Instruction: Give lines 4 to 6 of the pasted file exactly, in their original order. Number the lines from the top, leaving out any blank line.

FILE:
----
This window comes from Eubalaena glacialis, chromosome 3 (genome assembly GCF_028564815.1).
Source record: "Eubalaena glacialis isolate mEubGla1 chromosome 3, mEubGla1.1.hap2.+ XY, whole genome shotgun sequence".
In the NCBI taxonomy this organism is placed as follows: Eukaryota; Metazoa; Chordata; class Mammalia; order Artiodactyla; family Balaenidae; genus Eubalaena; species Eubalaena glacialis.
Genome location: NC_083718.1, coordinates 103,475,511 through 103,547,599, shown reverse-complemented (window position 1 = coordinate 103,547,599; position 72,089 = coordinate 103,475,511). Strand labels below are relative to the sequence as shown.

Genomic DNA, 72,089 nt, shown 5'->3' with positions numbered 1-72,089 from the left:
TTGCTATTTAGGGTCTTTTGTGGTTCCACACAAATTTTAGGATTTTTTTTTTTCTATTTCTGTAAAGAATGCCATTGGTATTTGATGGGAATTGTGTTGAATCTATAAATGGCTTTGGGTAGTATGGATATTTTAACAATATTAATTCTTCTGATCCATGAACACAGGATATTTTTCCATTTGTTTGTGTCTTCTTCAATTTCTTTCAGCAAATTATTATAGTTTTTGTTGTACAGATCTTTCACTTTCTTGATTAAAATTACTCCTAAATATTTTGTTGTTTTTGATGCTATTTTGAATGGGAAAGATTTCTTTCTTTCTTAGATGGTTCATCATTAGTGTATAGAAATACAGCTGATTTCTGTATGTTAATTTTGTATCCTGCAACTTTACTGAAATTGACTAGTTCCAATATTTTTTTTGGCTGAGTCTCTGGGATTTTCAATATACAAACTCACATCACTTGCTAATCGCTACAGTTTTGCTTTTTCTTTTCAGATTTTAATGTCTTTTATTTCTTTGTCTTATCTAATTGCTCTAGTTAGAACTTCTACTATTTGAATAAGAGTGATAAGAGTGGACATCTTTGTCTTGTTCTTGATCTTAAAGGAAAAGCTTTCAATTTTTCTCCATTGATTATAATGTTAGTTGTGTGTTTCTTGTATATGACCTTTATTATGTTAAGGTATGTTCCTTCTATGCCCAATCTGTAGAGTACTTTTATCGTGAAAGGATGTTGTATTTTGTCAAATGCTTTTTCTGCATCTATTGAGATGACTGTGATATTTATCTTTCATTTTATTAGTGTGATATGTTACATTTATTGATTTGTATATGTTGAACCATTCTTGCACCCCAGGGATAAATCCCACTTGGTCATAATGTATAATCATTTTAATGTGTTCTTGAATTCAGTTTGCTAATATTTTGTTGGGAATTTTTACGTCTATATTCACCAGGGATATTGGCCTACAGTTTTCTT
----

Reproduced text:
Genome location: NC_083718.1, coordinates 103,475,511 through 103,547,599, shown reverse-complemented (window position 1 = coordinate 103,547,599; position 72,089 = coordinate 103,475,511). Strand labels below are relative to the sequence as shown.

Genomic DNA, 72,089 nt, shown 5'->3' with positions numbered 1-72,089 from the left:
TTGCTATTTAGGGTCTTTTGTGGTTCCACACAAATTTTAGGATTTTTTTTTTTCTATTTCTGTAAAGAATGCCATTGGTATTTGATGGGAATTGTGTTGAATCTATAAATGGCTTTGGGTAGTATGGATATTTTAACAATATTAATTCTTCTGATCCATGAACACAGGATATTTTTCCATTTGTTTGTGTCTTCTTCAATTTCTTTCAGCAAATTATTATAGTTTTTGTTGTACAGATCTTTCACTTTCTTGATTAAAATTACTCCTAAATATTTTGTTGTTTTTGATGCTATTTTGAATGGGAAAGATTTCTTTCTTTCTTAGATGGTTCATCATTAGTGTATAGAAATACAGCTGATTTCTGTATGTTAATTTTGTATCCTGCAACTTTACTGAAATTGACTAGTTCCAATATTTTTTTTGGCTGAGTCTCTGGGATTTTCAATATACAAACTCACATCACTTGCTAATCGCTACAGTTTTGCTTTTTCTTTTCAGATTTTAATGTCTTTTATTTCTTTGTCTTATCTAATTGCTCTAGTTAGAACTTCTACTATTTGAATAAGAGTGATAAGAGTGGACATCTTTGTCTTGTTCTTGATCTTAAAGGAAAAGCTTTCAATTTTTCTCCATTGATTATAATGTTAGTTGTGTGTTTCTTGTATATGACCTTTATTATGTTAAGGTATGTTCCTTCTATGCCCAATCTGTAGAGTACTTTTATCGTGAAAGGATGTTGTATTTTGTCAAATGCTTTTTCTGCATCTATTGAGATGACTGTGATATTTATCTTTCATTTTATTAGTGTGATATGTTACATTTATTGATTTGTATATGTTGAACCATTCTTGCACCCCAGGGATAAATCCCACTTGGTCATAATGTATAATCATTTTAATGTGTTCTTGAATTCAGTTTGCTAATATTTTGTTGGGAATTTTTACGTCTATATTCACCAGGGATATTGGCCTACAGTTTTCTT